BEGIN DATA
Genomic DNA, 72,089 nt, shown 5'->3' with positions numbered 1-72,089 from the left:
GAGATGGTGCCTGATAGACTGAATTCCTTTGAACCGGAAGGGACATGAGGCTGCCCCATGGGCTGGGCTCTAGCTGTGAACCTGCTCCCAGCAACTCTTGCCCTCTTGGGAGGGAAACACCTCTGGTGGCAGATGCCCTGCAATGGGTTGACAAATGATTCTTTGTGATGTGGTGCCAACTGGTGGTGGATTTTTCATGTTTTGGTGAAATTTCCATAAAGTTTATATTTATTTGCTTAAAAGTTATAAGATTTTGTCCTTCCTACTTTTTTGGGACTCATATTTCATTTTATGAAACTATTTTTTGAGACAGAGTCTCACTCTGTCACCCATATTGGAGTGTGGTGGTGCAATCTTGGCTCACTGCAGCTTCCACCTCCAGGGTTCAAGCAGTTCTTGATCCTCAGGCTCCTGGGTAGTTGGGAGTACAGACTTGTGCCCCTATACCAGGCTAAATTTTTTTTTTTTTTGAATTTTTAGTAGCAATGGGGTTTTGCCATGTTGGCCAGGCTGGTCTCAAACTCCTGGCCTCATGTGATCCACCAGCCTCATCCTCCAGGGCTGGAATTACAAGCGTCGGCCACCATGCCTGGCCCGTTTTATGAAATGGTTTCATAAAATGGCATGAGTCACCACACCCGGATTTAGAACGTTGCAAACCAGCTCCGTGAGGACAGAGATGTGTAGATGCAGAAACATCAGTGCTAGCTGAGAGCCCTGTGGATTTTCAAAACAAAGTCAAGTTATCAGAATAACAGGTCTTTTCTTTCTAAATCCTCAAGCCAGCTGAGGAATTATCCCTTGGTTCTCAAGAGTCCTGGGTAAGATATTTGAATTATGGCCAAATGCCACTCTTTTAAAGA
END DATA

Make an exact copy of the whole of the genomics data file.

Genomic DNA, 72,089 nt, shown 5'->3' with positions numbered 1-72,089 from the left:
GAGATGGTGCCTGATAGACTGAATTCCTTTGAACCGGAAGGGACATGAGGCTGCCCCATGGGCTGGGCTCTAGCTGTGAACCTGCTCCCAGCAACTCTTGCCCTCTTGGGAGGGAAACACCTCTGGTGGCAGATGCCCTGCAATGGGTTGACAAATGATTCTTTGTGATGTGGTGCCAACTGGTGGTGGATTTTTCATGTTTTGGTGAAATTTCCATAAAGTTTATATTTATTTGCTTAAAAGTTATAAGATTTTGTCCTTCCTACTTTTTTGGGACTCATATTTCATTTTATGAAACTATTTTTTGAGACAGAGTCTCACTCTGTCACCCATATTGGAGTGTGGTGGTGCAATCTTGGCTCACTGCAGCTTCCACCTCCAGGGTTCAAGCAGTTCTTGATCCTCAGGCTCCTGGGTAGTTGGGAGTACAGACTTGTGCCCCTATACCAGGCTAAATTTTTTTTTTTTTTGAATTTTTAGTAGCAATGGGGTTTTGCCATGTTGGCCAGGCTGGTCTCAAACTCCTGGCCTCATGTGATCCACCAGCCTCATCCTCCAGGGCTGGAATTACAAGCGTCGGCCACCATGCCTGGCCCGTTTTATGAAATGGTTTCATAAAATGGCATGAGTCACCACACCCGGATTTAGAACGTTGCAAACCAGCTCCGTGAGGACAGAGATGTGTAGATGCAGAAACATCAGTGCTAGCTGAGAGCCCTGTGGATTTTCAAAACAAAGTCAAGTTATCAGAATAACAGGTCTTTTCTTTCTAAATCCTCAAGCCAGCTGAGGAATTATCCCTTGGTTCTCAAGAGTCCTGGGTAAGATATTTGAATTATGGCCAAATGCCACTCTTTTAAAGA